Monday, July 12, 2010

NWOSU asks federal education officials if names of discretionary scholarship recipients are public information

Northwestern Oklahoma State University will ask federal education officials if the names of students receiving scholarships funded by Alva sales taxes may be disclosed to the public, NWOSU President Janet Cunningham said in a recent newspaper column.

But the answer might already be "no."

In May 2009, the Education Department advised the University of Central Arkansas at Conway "not to release the names of who got millions of dollars in publicly funded, no-criteria, discretionary scholarships under the UCA president’s auspices," the Arkansas Democrat-Gazette reported.

After the federal official who wrote the letter was fired in February, the newspaper appealed his decision regarding UCA's now-discontinued Presidential Discretionary Scholarship Program.

But in a recent letter, the Education Department's compliance office "stood by its old decision," reporter Debra Hale-Shelton told the FOI Oklahoma Blog.

However, she said, the office "also suggested that certain scholarships not related to financial aid needs were exempt."

"Still, UCA refused to release the information," Hale-Shelton said.

She had asked UCA for the names after learning that "some of the people on that list got these scholarships because they were friends or children of friends of the former president, Lu Hardin," Hale-Shelton told the Student Press Law Center in 2009.

"[The scholarships] were political favors," she said.

In an article this past February, Hale-Shelton noted that "the very thing that made the presidential discretionary scholarships an issue was one reason" the federal official said UCA should not disclose the names.

The then-director of the Family Policy Compliance Office had cited the lack of published criteria as a reason for not disclosing which students received the scholarships.

Some universities include scholarships in the definition of honors and awards received by students, which the Family Educational Rights and Privacy Act lets schools disclose unless the student has objected in writing.

But the exception would not apply “in situations where the basis for the scholarship is undefined or could be need-based or related to a student’s financial need,” wrote then-Director Paul Gammill.

“Because the release of this type of scholarship information in personally identifiable form could be potentially harmful or an invasion of privacy, FERPA would preclude the university from disclosing this information without the prior written consent of the recipient,” Gammill wrote.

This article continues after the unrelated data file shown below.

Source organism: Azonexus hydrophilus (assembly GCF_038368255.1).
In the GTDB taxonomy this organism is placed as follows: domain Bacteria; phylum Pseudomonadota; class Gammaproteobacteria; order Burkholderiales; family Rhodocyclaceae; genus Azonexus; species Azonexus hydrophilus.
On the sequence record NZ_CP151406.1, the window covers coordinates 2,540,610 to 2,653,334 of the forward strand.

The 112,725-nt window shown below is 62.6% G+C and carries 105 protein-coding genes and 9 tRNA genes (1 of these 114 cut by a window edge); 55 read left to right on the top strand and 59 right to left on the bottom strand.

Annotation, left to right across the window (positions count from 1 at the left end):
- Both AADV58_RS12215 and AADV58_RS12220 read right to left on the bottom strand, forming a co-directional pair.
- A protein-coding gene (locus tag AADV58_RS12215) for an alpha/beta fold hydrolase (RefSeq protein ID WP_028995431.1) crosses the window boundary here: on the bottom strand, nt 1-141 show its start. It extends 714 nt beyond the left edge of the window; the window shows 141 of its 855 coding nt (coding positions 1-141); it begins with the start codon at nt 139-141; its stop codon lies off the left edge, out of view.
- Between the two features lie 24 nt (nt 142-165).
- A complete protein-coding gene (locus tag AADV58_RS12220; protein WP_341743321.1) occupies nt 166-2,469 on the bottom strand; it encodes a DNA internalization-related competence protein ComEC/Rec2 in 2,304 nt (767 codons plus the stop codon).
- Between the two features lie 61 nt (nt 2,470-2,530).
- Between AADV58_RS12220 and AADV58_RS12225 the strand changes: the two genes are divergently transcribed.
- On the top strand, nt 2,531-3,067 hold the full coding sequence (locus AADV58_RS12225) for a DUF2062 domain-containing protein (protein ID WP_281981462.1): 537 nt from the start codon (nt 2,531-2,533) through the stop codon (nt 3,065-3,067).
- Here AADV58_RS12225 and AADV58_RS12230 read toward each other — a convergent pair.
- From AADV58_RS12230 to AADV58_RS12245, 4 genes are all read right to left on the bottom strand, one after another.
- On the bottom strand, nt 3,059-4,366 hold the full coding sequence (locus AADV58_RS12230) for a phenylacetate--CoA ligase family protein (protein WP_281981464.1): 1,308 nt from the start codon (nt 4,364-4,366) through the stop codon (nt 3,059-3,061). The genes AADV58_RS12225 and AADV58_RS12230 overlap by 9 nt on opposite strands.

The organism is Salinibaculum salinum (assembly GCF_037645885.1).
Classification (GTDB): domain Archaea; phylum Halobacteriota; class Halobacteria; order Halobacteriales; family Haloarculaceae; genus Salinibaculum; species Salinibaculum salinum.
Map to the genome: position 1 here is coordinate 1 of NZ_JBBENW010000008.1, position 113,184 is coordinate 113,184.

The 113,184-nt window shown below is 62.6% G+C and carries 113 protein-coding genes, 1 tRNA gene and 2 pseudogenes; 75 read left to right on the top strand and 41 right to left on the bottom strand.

UCA's scholarships seem similar to those awarded by NWOSU.

NWOSU officials in June refused to disclose who got scholarships funded by the Alva Economic Development Incentive Sales Tax Grant this past spring. The school had made the information public for 10 years under an agreement with the city.

But the general counsel for the Regional University System of Oklahoma told the school that disclosing the names violates FERPA, said NWOSU's president in a column published June 27 in the Alva Review-Courier.

NWOSU distributed $214,000 from the scholarship fund for the spring semester. The money comes from a 1999 city sales tax approved by Alva voters for economic development.

"Half was dedicated to Northwestern to create an incentive for students to attend Northwestern and establish a permanent or part-time residence in Alva," Cunningham wrote in her column. "The charge to Northwestern was simple – use the money in the best way possible to attract the largest number of students."

In January,
The Alva Review-Courier raised questions about the distribution of the fall semester scholarships.

Of the $220,222, NWOSU awarded $57,000 to 57 athletes, the newspaper reported. Each received $1,000, which was the largest amount given to students. In contrast, 18 students received valedictorian scholarships of $750 each.

Cunningham said the university "continues to make available to all members of the city council a list of students who receive funds, the amounts they receive, and the purpose of the award – such as participation in an extra-curricular program."

"The people elected to represent us on the city council have access to all information regarding the program," Cunningham said. "However, in Mr. (Charlie) Babb's opinion, FERPA precludes the public disclosure of this information without the student's permission."

Wouldn't disclosing the names to council members be a FERPA violation? If not, why can't the information be released to the public?

Aren't Alva's residents entitled to know if their tax money is being doled out as it was intended?

City leaders thought so in 1999 when NWOSU agreed to disclose the names of recipients, how much each received and why each was chosen to get the scholarship. Didn't university officials determine then if disclosing the names would violate FERPA?

Joey Senat, Ph.D.
Associate Professor
OSU School of Media and Strategic Communications

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